When the Chinese action movie “Wolf Warrior II” arrived in theatres, in July, it looked like a standard shoot-’em-up, with a lonesome hero and frequent explosions. Within two weeks, however, “Wolf Warrior II” had become the highest-grossing Chinese movie of all time. Some crowds gave it standing ovations; others sang the national anthem. In October, China selected it as its official entry in the foreign-language category of the Academy Awards.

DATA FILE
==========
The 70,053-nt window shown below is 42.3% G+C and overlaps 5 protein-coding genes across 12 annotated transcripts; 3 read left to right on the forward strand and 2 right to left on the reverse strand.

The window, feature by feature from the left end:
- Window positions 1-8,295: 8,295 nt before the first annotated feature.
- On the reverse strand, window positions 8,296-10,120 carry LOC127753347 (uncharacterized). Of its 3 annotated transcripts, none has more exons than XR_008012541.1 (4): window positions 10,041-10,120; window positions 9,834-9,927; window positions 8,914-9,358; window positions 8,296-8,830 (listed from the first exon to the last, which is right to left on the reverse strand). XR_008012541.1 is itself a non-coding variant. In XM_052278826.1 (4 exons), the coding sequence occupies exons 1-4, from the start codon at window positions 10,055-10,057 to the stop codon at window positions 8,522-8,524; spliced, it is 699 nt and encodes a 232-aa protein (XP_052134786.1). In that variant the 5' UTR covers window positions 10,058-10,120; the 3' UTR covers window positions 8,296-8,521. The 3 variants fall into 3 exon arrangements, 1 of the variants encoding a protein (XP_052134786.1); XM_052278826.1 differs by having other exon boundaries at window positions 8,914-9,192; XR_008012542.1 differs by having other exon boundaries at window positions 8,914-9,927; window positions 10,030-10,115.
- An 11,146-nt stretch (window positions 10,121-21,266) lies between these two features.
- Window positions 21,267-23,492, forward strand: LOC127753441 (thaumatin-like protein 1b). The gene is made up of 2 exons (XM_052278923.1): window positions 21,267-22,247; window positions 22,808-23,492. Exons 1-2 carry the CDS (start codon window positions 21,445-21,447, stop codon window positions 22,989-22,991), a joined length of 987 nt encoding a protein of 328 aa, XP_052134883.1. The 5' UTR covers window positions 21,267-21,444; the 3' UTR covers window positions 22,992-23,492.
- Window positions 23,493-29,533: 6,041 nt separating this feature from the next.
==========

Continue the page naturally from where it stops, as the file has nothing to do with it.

The hero, Leng Feng, played by the action star Wu Jing (who also directed the film), is a veteran of the “wolf warriors,” special forces of the People’s Liberation Army. In retirement, he works as a guard in a fictional African country, on the frontier of China’s ventures abroad. A rebel army, backed by Western mercenaries, attempts to seize power, and the country is engulfed in civil war. Leng shepherds civilians to the gates of the Chinese Embassy, where the Ambassador wades into the battle and declares, “Stand down! We are Chinese! China and Africa are friends.” The rebels hold their fire, and survivors are spirited to safety aboard a Chinese battleship.